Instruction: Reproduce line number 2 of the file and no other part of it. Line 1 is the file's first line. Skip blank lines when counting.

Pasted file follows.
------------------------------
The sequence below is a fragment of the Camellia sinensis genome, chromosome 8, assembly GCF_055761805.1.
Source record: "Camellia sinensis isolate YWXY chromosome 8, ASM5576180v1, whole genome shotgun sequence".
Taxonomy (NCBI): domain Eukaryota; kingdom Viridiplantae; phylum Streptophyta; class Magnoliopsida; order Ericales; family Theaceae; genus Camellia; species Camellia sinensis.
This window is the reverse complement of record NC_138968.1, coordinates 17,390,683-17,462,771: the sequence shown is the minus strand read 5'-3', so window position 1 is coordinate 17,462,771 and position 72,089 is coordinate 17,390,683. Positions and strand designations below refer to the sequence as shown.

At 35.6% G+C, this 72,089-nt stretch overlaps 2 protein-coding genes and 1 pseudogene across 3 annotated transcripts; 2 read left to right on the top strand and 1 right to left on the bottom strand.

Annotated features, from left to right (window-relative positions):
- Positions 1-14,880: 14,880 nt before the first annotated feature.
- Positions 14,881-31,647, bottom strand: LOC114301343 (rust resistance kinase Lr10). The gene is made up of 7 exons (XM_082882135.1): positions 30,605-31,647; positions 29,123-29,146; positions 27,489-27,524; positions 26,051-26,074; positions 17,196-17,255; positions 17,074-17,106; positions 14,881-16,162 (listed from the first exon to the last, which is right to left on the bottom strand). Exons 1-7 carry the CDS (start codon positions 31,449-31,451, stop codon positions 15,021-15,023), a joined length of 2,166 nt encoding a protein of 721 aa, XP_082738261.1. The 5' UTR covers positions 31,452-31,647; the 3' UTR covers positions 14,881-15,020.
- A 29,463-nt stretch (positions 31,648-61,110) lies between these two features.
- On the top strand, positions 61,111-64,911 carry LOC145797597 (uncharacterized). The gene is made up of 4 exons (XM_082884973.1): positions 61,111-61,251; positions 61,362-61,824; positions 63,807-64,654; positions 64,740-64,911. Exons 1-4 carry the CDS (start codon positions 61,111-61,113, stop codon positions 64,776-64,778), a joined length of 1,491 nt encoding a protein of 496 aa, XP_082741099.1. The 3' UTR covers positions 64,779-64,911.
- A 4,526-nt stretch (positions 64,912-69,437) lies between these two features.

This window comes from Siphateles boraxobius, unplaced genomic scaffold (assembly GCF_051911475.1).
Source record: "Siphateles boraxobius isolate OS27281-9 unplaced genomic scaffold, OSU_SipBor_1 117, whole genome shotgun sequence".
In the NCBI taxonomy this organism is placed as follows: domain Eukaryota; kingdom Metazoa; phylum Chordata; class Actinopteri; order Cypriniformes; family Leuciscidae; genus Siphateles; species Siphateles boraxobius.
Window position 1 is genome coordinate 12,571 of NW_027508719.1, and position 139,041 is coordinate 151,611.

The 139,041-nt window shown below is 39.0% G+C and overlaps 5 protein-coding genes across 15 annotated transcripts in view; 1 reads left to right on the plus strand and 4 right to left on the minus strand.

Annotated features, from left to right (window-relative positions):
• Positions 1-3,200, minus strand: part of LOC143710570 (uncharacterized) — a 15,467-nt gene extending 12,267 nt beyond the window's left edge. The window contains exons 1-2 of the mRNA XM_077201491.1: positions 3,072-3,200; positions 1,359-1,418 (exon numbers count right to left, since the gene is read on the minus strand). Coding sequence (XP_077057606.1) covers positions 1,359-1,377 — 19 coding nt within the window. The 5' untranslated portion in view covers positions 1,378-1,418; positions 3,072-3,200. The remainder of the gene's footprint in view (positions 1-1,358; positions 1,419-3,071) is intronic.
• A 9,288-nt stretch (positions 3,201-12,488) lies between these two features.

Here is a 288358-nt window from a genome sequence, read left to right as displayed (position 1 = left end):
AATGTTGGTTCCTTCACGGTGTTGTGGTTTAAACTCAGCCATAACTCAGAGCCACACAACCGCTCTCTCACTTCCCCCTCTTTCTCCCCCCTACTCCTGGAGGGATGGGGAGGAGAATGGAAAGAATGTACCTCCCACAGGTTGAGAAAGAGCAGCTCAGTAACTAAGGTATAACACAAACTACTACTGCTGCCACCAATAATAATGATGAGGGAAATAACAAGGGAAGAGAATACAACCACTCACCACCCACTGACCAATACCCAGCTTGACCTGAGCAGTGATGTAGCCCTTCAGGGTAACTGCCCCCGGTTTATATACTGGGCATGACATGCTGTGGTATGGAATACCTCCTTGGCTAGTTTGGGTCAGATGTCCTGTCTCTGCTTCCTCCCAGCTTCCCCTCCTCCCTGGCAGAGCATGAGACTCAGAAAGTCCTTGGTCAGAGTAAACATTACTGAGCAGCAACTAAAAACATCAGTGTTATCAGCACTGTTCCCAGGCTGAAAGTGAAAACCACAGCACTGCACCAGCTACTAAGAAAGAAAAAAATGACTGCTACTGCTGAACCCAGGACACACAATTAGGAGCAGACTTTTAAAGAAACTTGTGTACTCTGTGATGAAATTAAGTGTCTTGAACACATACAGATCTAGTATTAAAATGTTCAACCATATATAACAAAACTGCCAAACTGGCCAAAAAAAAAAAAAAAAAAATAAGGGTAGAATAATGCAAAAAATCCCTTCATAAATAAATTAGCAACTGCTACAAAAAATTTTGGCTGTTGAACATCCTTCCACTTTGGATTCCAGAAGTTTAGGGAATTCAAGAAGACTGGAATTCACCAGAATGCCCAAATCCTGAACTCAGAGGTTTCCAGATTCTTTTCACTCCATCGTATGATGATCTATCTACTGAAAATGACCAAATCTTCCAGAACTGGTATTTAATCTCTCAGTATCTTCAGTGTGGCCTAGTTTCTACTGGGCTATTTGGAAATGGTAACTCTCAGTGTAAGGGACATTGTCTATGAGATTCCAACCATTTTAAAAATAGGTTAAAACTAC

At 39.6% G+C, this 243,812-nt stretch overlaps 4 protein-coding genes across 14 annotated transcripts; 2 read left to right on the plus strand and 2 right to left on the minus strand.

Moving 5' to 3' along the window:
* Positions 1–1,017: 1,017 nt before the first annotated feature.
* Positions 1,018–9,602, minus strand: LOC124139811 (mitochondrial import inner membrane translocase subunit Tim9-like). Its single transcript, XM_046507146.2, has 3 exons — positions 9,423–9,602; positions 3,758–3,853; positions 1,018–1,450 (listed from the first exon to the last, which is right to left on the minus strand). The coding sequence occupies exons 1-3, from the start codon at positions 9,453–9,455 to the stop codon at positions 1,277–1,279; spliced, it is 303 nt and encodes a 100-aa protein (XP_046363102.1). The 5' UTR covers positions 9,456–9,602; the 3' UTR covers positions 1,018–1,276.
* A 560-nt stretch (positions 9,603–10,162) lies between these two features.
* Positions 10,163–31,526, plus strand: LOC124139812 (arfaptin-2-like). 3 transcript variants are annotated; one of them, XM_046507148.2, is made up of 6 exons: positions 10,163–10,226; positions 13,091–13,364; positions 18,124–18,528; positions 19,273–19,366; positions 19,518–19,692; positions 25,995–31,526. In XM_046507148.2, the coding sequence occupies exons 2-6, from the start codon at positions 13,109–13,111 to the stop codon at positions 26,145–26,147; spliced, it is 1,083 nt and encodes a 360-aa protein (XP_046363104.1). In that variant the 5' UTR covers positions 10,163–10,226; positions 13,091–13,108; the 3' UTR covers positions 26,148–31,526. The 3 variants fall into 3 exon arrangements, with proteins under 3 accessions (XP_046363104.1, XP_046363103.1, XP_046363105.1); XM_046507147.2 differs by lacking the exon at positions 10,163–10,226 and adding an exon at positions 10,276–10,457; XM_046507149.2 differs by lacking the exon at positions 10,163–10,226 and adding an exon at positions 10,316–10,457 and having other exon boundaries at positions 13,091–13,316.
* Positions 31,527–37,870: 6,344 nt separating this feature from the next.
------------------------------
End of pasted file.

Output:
Source record: "Camellia sinensis isolate YWXY chromosome 8, ASM5576180v1, whole genome shotgun sequence".